The interviewer jumps in at this point to say that the number is closer to a quarter of a million: “I think there are 250,000 maids in Santiago alone.”
Surely demonizing people is a counterintuitive strategy for an exorcism. But how can Silva get rid of his own demons without challenging the institution of live-in maids, which he goes on to admit “has a flavor of slavery” to it?
I didn’t grow up with servants in the home, live-in or otherwise—unless I count my tirelessly doting grandmother, and I probably should. Still, I recognize Silva’s conflictedness. In another interview, he struggles to parse it out:
The first memory I have of maids that worked in my house has a rebellious feeling to it. It was because they were a third authority—I already had a father and a mother, and they were another authority figure at home that you didn’t want to be bossed around by. It was like, “Who are you, lady? Whoa, whoa, whoa! Nobody tells me when to eat!” I started feeling awkward having someone at home 24/7 and feeling that her authority was less than my parents’. Also, they were more illiterate than everybody else in the house, and we were much younger than them and already knew stuff that they didn’t know, so you would feel a little superior, in a way. All those factors together either makes you act like a fucking asshole towards them, feel superior, ignore them, or feel a little sympathy. But it wasn’t just sympathy, it was guilt, and I didn’t like that, because I wasn’t responsible: “Man, she’s hired here, I didn’t do anything.”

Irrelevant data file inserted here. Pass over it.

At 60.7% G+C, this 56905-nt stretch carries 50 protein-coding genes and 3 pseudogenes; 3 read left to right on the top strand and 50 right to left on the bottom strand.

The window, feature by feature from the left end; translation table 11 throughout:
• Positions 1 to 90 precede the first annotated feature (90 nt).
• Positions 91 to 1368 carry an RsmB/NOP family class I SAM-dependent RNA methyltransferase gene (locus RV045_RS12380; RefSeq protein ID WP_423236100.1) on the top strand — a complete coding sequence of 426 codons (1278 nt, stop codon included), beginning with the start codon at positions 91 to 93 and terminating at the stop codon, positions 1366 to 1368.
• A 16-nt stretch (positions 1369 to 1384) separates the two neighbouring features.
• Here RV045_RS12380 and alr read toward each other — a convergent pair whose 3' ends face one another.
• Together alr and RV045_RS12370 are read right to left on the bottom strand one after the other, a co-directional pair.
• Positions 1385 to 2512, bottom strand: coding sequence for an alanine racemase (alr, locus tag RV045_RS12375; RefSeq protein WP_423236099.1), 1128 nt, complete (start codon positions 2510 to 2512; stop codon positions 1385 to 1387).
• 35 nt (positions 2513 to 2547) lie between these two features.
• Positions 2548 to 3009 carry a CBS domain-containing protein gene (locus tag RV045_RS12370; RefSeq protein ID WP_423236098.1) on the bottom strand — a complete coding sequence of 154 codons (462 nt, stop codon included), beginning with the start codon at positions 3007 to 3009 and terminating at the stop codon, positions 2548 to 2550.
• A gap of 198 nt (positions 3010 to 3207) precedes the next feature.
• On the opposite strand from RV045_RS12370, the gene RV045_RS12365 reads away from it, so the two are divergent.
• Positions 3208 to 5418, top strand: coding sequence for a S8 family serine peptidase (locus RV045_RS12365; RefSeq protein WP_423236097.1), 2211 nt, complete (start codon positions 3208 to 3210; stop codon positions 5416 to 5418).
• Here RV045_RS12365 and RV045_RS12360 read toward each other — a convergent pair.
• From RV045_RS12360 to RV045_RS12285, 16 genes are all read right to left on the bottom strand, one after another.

The sense of personal guilt Silva describes, and his frustration at having been born and raised into complicity with a corrupt system, is familiar, I’m sure, to many members of the privileged classes. It’s not hard for me, for instance, to transfer it to my experience growing up white and middle-class in America, even if my own childhood home was far more modest.